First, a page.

One advantage to believing the worst of everyone is that, occasionally, you're bound to be pleasantly surprised. Though I strongly discouraged my boss from telling people about the baby, I know the way the office grapevine works and ever since I got back from London there's been a small parade of people stopping by to offer me congratulations.
I was drafting a post about how all this warmed the cockles of my little black heart when it occurred to me that I wasn't exactly sure what, in context, anyway, cockles were supposed to be. Googling the phrase, I discovered one of those minor, yet intriguing, etymological controveries..
Apparently, one competing theory is the use of idiom derives from the Latin term for the heart's chambers, cochleae cordis, representing the perception that the chambers of the heart are shaped vaguely like certain kinds of seashells. See, e.g., the French word for shell, coquille or the English word cockle, like the ones Mary, Mary, Quite Contrary had lined up in her garden.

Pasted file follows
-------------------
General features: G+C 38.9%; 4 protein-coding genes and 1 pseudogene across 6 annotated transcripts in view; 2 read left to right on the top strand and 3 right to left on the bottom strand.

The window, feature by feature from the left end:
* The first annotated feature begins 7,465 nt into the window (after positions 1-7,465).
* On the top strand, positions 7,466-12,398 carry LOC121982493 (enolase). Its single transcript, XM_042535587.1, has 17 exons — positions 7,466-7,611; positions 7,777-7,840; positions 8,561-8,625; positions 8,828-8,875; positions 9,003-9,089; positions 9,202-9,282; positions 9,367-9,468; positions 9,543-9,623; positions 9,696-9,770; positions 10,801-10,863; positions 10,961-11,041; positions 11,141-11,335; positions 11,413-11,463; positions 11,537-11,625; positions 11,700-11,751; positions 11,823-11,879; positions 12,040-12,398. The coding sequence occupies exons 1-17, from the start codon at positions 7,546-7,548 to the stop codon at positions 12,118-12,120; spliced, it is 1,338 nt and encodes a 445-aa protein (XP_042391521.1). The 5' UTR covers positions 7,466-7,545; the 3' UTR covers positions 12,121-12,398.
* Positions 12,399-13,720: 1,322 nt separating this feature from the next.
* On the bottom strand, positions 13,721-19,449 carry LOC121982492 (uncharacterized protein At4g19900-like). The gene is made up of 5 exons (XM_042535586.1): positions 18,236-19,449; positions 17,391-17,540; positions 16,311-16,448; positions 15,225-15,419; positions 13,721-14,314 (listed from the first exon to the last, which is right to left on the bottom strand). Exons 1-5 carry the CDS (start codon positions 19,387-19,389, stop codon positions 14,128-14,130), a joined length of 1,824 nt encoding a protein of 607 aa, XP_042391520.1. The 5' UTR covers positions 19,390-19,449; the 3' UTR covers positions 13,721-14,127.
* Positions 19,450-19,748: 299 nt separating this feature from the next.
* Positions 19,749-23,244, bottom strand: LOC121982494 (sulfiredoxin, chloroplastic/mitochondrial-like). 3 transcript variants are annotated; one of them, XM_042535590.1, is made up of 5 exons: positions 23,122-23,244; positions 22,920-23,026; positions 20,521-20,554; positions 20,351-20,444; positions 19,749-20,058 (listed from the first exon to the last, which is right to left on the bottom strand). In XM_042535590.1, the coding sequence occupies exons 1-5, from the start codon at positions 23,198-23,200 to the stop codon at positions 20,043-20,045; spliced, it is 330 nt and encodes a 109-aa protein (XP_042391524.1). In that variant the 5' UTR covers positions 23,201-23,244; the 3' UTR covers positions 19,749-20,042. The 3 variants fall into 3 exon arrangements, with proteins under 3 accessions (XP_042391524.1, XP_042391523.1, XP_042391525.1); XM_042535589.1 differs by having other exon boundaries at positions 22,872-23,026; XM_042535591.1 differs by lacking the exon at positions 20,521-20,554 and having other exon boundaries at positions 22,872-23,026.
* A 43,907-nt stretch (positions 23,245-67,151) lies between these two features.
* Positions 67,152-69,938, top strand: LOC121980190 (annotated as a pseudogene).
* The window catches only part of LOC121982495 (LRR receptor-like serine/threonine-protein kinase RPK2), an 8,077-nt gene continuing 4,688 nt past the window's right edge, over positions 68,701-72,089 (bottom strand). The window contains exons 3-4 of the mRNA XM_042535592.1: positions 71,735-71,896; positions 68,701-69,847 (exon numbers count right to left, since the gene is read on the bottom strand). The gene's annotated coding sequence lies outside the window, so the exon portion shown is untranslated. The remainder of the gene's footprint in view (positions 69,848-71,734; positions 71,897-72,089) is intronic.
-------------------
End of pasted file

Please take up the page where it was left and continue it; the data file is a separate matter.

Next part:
Alternatively (or maybe additionally), which makes a lot more sense from the point of view of the warming aspect, a cockle is apparently the word for the chamber of a kiln.
One of my coworkers, whose second son was born about six months after I lost the twins, offered me a car seat, a swing, and a bunch of baby clothes. "We're definitely done having kids," he said. And, just when I was feeling all warm and fuzzy, he told me told me how, the other night at storytime, his older son, annoyed with the slow pace of the narrative, started screaming, grabbed the book out of his father's hands and repeatedly tried to hit him over the head with it.
What's warming the cockles of your heart these days?